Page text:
|Gemma-Rose’s turn to read. My turn to listen.|
When I was an eleven year old student, our teacher got out her tape recorder and played us a current affairs radio program. It was a hot summer’s afternoon, late in the day, and I felt sleepy. I didn’t even try to concentrate on the program. I spent the half hour I should have been listening, day dreaming instead. Apparently almost all my fellow students did the same thing. And the teacher must have suspected that our minds were not on world news but far away in dreamland. Once she’d turned off the recording, she looked sternly at us and then gave us an impromptu quiz. I had absolutely no idea about the answers. It was a horrifying moment. I’d been caught out completely.
I think about listening skills. I don’t ever remember, as a child, listening with enjoyment while someone read out loud to me. Oh I certainly liked to read to myself, but I don’t think I had many opportunities to concentrate my full attention, in a non-threatening way, on the skill of listening. By contrast, my girls look forward to listening to me reading out loud every day. We have at least four books ‘on the go’ at once. That’s a lot of reading-out-loud time. Our reading times are certainly the highlight of our day.
I have been musing over a few questions:
Should we read out loud to our children? Can we encourage them to listen? What are the good things about listening to a story together? And is anyone ever too old to listen?
As I am reading to my children, I glance up every now and then and watch them. I can see they are completely absorbed in the story. Gemma-Rose sits on the edge of her seat during the exciting parts; she smiles with delight at a funny remark; she draws back and looks frightened when danger approaches; she even begs me not to read any more when the climax is near… but I reassure her everything will turn out well in the end and soon she is once again smiling… It doesn’t seem like my children’s minds wander at all. I don’t have to quiz them like my old teacher did to know they hear every word. Is this because I choose stories that are exciting and that capture their imagination? Perhaps. But I’m also sure they are good at concentrating for long periods of time. I suppose they are used to sitting still and listening.
I love sharing books with the girls. Because we are all listening to the same story, we can discuss it as we go along. I also think that a pleasure shared is definitely a pleasure multiplied. Someone only has to quote a line or two and we are all transported back into a scene from the book.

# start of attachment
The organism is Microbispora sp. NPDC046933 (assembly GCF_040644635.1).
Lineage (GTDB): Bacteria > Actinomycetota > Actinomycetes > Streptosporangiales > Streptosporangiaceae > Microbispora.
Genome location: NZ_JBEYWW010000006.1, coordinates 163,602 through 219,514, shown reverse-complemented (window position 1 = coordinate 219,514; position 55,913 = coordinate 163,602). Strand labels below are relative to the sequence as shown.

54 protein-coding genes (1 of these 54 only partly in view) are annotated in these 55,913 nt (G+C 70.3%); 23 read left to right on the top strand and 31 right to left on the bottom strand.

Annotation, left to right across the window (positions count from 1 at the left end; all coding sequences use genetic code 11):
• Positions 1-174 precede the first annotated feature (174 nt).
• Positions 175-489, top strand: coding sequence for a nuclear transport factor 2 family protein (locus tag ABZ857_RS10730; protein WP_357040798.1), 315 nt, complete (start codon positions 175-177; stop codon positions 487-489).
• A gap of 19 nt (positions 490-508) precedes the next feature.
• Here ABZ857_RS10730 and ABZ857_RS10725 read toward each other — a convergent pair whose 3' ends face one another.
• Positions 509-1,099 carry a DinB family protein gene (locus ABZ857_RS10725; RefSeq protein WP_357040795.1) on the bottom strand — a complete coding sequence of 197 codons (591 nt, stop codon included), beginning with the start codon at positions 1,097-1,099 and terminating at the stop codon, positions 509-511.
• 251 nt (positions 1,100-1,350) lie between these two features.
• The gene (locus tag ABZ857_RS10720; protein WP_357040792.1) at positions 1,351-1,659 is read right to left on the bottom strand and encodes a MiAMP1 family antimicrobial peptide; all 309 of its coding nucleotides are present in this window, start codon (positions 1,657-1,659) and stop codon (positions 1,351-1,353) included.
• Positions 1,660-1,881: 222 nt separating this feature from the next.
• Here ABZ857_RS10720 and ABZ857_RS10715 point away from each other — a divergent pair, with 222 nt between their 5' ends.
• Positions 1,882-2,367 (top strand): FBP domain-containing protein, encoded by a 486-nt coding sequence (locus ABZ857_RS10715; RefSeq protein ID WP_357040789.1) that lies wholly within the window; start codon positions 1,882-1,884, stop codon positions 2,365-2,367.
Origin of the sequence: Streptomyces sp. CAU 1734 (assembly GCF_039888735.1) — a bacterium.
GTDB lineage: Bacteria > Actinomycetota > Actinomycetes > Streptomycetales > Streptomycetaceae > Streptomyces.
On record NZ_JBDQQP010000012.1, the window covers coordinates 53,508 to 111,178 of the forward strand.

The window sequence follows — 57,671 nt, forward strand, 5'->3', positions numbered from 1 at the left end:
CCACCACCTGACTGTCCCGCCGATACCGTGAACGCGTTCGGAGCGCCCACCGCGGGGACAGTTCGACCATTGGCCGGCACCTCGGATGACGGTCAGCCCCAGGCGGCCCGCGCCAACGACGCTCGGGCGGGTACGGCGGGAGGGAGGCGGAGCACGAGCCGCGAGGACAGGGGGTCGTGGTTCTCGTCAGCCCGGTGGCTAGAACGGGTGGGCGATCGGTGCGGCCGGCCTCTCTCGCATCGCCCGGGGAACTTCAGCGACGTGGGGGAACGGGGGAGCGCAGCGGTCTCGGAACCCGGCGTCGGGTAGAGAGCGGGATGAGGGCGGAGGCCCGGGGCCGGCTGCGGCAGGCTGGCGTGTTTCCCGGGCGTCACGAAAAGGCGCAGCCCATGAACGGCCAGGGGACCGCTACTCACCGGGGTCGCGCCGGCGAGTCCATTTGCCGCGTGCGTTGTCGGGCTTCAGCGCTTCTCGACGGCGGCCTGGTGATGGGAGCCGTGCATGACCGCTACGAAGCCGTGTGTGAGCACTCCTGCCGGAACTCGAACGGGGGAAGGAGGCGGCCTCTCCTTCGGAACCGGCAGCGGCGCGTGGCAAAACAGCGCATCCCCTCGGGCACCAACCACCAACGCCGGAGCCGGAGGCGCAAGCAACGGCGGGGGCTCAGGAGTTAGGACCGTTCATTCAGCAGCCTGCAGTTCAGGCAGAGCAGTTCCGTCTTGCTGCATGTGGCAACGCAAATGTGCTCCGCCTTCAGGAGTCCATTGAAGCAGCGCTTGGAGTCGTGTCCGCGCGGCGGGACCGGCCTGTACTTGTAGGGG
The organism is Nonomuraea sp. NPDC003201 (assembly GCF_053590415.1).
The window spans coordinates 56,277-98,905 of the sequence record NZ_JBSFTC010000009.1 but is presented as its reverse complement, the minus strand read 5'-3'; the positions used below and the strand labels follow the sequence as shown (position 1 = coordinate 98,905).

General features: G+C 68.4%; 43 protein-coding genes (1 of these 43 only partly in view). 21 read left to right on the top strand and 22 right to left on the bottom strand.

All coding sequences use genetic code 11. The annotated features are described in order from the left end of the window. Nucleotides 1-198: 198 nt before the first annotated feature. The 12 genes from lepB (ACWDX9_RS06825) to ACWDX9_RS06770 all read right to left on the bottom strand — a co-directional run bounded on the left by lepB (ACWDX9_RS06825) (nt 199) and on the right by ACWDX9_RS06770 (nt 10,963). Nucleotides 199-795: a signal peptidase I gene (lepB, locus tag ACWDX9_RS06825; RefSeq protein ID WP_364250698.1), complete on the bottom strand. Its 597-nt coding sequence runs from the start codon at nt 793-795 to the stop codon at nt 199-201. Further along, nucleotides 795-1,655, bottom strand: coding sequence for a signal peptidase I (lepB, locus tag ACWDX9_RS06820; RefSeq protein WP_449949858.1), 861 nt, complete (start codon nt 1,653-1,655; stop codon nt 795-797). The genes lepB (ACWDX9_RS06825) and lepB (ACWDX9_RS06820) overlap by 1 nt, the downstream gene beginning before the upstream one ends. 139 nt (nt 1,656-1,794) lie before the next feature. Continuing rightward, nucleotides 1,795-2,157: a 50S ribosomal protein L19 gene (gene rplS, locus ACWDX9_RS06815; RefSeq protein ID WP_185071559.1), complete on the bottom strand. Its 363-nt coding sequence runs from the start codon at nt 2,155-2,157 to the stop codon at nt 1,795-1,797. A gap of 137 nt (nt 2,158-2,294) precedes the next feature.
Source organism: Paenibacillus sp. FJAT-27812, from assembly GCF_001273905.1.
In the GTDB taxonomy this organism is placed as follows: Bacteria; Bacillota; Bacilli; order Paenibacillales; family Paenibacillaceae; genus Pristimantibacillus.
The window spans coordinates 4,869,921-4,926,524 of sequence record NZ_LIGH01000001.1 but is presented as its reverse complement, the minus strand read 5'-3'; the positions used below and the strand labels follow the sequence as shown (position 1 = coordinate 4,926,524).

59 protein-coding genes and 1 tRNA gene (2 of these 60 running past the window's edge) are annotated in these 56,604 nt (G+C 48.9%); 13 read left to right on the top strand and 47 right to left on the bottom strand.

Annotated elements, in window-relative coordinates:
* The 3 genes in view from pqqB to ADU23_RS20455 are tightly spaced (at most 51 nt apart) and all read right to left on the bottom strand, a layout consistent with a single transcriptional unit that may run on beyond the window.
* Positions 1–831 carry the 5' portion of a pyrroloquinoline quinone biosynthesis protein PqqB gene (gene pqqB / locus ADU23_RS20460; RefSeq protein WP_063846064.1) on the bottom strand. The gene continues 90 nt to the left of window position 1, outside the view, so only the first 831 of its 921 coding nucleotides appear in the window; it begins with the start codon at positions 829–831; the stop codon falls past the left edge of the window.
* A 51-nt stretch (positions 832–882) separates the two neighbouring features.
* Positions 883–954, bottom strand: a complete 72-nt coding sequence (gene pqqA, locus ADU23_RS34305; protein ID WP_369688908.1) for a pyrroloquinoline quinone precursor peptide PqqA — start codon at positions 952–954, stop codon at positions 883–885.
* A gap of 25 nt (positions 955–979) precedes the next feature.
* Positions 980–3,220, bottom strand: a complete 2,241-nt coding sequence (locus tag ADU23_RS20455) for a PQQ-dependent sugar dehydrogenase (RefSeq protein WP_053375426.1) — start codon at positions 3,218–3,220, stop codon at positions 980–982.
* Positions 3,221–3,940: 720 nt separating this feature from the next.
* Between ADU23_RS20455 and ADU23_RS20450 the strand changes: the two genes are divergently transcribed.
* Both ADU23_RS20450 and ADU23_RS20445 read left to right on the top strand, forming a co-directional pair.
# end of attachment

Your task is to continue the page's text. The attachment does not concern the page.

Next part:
Regularly Sophie brings me a book and asks, “Can I read something to you, Mum?” She likes climbing into the reader’s chair and having an audience. She tries hard to change the pace of her sentences; she emphasises certain words; she uses different character voices.… Sophie is in fact following Andy’s and my example. She’s becoming a good reader in her own right. Listening is actually teaching her how to read out loud skilfully. And if she mispronounces a word, I have the opportunity to share the correct way to say it. (It’s amazing the number of words I had to learn how to pronounce as an adult. I read them in books as a child, but never actually heard them said out loud!)
I have strewed a number of books under Sophie’s and Gemma-Rose’s noses and they have shown no interest in them at all. One example is Anne of Green Gables. Perhaps they opened the book and looked at all the long sentences and paragraphs and were put off. So I decided to read the Anne series out loud and now the girls are really enjoying these books. We have almost finished Anne of Windy Willows and their interest shows no sign of letting up. So I guess reading out loud introduces our children to stories that might be just a little too difficult for them to read on their own.
I have no doubt that when we finally make it to the end of the Anne series, the girls will whisk the books away to some private corner and read them all over again. They will no longer seem a too formidable challenge for individual reading. I have seen them do this time and again with other read aloud books.
Do children get too old for listening? The other day Sophie asked Andy, “Dad will you please read The Lord of the Rings to us? We were too young to listen the last time you read them out loud.” Andy has agreed and the girls are getting excited. They are anticipating some cosy evenings sitting together in the family room, while Andy brings Tolkien’s books alive for them in his own special way. I bet the older children join the younger ones, even though they are already very familiar with the stories. Too old for listening? Never!
There is more than one way of listening. Parents can read out loud. So can siblings. But children can also listen to audio books and podcasts. Recently I found a website called Kids Learn Out Loud:
Kids.LearnOutLoud.com is your destination for educational audio & video content for kids & teens. Here you’ll find Kids Audio Books, Free Learning Resources, MP3 Audio Book Downloads, and Podcasts for Kids.
PS: Although I see lots of benefits to reading books out loud, I know some children just don’t like sitting still and listening. Perhaps this is okay. We don’t all have to be the same, do we?